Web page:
Comparative studies between the different cortical regions and between species, mainly between humans and non-human primates, have been done by applying sophisticated methodologies to analyze pyramidal cells. For example, it has been observed that the pyramidal cells from from the human temporal cortex have approximately twice the dendritic spines of a macaque or a titi monkey, and around 5 times more than the somatosensory cortex of a mouse. Similarly, the pyramidal cells of the human prefrontal cortex show around 72% more dendritic spines than the cells of the macaque prefrontal cortex, and approximately 5 times more than titi monkey prefrontal cortex or the mouse motor cortex. These data indicate that the pyramidal cells of the human cerebral cortex can integrate many more afferences than those from any other species studied, and that there are significant differences between the cortical areas, and between species.
In addition, the number of symmetric (inhibiting) and asymmetric (exciting) synapses per neuron have been observed using electronic microscopy, and this number in humans is much higher than in mice and rats, which means a much higher complexity in the exciting and inhibiting circuits. Also, significant differences between species have been noted when it comes to proportion and types of GABAergic interneurons (inhibiting). One of the most important examples is the existence of a special type of GABAergic interneuron named double bouquet cells. These cells were discovered by Cajal in the human cerebral cortex, and are characterized by long axon collaterals - which produce vertical beams densely grouped (like a horse tail)- and due to being very numerous and producing a microcolumnar structure with a very regular distribution. Considering that each horse tail establishes hundreds of inhibiting synapses with dendritic spines and arbors within the narrow field of vertical distribution of the axonal branches, it is believed that double bouquet cells represent a key element for the microcolumnar organization of the neocortex. Nevertheless, this microcolumnar organization has only been observed in man and other primates, but never in rodents (rats and mice), lagomorphs (rabbits), artiodactyles (goats) and carnivores (cat, lion, dog), which suggests there are fundamental differences in the organization of the cerebral cortex between species.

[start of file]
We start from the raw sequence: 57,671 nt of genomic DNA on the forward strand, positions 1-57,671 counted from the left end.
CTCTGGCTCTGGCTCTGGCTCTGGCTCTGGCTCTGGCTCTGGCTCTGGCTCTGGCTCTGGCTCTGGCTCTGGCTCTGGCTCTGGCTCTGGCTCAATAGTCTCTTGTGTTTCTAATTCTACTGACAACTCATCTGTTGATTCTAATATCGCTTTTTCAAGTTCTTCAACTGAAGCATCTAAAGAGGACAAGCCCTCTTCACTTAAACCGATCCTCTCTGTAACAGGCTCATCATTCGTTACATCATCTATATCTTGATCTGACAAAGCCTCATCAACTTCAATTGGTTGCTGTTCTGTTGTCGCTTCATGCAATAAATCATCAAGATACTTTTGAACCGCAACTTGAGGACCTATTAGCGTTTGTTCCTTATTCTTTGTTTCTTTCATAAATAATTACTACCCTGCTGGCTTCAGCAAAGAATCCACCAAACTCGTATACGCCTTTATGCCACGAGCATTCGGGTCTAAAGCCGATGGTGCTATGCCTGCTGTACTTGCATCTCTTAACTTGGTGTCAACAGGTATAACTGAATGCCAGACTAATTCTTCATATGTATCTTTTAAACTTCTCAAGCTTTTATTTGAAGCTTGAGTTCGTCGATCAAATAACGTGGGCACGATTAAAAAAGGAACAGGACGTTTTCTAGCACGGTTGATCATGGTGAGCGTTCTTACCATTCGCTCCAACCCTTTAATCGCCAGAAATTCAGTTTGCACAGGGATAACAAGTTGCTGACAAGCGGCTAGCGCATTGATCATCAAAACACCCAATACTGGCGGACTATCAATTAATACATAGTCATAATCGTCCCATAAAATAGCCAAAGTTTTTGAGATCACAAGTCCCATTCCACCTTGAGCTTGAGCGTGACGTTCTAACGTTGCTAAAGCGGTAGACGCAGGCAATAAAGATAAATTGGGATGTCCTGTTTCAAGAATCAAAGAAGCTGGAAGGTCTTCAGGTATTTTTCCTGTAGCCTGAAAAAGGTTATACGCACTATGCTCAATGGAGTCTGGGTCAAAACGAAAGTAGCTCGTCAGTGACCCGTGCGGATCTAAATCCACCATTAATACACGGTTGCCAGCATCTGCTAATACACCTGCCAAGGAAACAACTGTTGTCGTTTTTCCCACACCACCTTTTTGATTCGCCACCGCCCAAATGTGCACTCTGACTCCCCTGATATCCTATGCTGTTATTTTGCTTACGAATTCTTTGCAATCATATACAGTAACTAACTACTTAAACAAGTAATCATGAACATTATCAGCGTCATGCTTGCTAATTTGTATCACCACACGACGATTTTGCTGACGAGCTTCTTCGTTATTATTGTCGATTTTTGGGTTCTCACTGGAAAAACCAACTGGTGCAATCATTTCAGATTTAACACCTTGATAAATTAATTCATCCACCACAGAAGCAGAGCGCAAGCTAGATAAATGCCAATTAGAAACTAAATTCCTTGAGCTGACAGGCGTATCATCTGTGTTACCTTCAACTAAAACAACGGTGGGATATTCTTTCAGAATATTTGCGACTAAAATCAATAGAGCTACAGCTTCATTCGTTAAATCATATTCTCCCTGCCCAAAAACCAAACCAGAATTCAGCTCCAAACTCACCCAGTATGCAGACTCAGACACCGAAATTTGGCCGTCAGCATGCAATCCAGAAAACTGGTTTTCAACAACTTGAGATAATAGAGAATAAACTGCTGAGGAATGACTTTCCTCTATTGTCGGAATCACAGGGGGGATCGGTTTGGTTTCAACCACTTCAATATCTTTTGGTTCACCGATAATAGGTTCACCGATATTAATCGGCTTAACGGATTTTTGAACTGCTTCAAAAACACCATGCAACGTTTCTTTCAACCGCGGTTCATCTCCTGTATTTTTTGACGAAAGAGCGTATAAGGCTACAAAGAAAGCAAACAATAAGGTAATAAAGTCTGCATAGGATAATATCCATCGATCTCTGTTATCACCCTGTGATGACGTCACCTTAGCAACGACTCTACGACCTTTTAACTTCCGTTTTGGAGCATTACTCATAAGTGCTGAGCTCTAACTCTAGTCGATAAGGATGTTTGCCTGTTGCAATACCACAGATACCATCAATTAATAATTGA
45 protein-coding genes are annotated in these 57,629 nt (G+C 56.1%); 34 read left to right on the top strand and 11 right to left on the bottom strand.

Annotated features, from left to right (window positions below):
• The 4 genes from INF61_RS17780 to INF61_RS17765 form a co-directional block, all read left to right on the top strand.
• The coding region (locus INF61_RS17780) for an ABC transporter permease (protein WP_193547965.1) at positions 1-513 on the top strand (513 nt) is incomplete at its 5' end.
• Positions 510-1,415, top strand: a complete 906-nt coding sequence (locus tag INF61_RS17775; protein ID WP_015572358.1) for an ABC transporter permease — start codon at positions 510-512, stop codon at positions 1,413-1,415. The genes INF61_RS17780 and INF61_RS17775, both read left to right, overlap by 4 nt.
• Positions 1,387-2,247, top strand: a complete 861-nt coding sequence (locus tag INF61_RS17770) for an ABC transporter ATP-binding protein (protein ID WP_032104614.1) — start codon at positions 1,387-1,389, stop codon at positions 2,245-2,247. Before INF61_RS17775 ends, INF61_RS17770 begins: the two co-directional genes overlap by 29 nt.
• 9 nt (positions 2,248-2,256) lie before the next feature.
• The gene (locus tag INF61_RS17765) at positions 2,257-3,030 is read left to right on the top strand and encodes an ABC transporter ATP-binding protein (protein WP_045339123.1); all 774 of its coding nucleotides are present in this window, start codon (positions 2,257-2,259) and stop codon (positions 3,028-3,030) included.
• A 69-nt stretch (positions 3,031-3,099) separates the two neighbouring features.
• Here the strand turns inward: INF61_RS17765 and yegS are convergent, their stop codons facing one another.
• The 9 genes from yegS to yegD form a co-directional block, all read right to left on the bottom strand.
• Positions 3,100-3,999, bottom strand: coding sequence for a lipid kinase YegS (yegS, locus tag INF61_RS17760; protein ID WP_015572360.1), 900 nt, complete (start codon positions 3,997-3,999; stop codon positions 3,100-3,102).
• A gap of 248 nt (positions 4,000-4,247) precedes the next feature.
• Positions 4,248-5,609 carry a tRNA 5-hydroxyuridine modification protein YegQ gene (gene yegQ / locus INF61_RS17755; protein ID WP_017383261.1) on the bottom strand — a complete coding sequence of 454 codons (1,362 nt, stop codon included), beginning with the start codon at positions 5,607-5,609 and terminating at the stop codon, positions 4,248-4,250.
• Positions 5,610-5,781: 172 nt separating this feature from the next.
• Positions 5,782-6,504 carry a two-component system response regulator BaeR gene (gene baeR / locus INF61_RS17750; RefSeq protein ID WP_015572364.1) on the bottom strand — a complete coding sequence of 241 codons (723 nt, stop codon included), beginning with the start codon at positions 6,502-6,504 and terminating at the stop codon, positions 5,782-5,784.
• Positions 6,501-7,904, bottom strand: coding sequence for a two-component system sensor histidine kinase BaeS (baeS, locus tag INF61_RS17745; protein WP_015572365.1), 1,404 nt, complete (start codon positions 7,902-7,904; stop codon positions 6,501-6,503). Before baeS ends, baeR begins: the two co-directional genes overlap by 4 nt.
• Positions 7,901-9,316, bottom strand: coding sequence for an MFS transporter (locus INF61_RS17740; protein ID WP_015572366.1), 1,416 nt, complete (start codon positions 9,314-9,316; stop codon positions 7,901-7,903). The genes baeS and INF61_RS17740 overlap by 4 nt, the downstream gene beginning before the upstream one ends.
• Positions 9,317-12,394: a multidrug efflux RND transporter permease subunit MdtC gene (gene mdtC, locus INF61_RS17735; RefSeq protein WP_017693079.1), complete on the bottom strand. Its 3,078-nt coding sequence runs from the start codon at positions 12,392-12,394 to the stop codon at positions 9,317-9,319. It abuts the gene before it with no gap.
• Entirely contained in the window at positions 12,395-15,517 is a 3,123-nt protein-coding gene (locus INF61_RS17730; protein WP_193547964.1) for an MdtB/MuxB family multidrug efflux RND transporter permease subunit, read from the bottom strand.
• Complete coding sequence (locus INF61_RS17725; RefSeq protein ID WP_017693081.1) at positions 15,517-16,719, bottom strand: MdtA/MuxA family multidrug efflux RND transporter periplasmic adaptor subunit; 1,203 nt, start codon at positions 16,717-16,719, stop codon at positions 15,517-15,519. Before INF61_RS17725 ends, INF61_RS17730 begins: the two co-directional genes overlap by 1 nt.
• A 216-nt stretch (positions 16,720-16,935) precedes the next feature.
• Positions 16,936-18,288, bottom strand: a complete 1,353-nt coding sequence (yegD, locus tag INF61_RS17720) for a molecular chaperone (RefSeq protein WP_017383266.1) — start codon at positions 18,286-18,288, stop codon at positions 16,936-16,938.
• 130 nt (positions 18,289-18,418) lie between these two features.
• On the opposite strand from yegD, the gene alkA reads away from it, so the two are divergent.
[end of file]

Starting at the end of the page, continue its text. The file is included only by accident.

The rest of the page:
To conclude, it is probable that as new, detailed human cortex microanatomical studies are published, further differences between humans and other species will be discovered. Of course, we do not know what is the exact meaning of these structural variations when it comes to correlating them with human and other animal species characters, but we believe that these observations take us one step further into tackling the passionate topic of studying the neural substrate that makes us humans.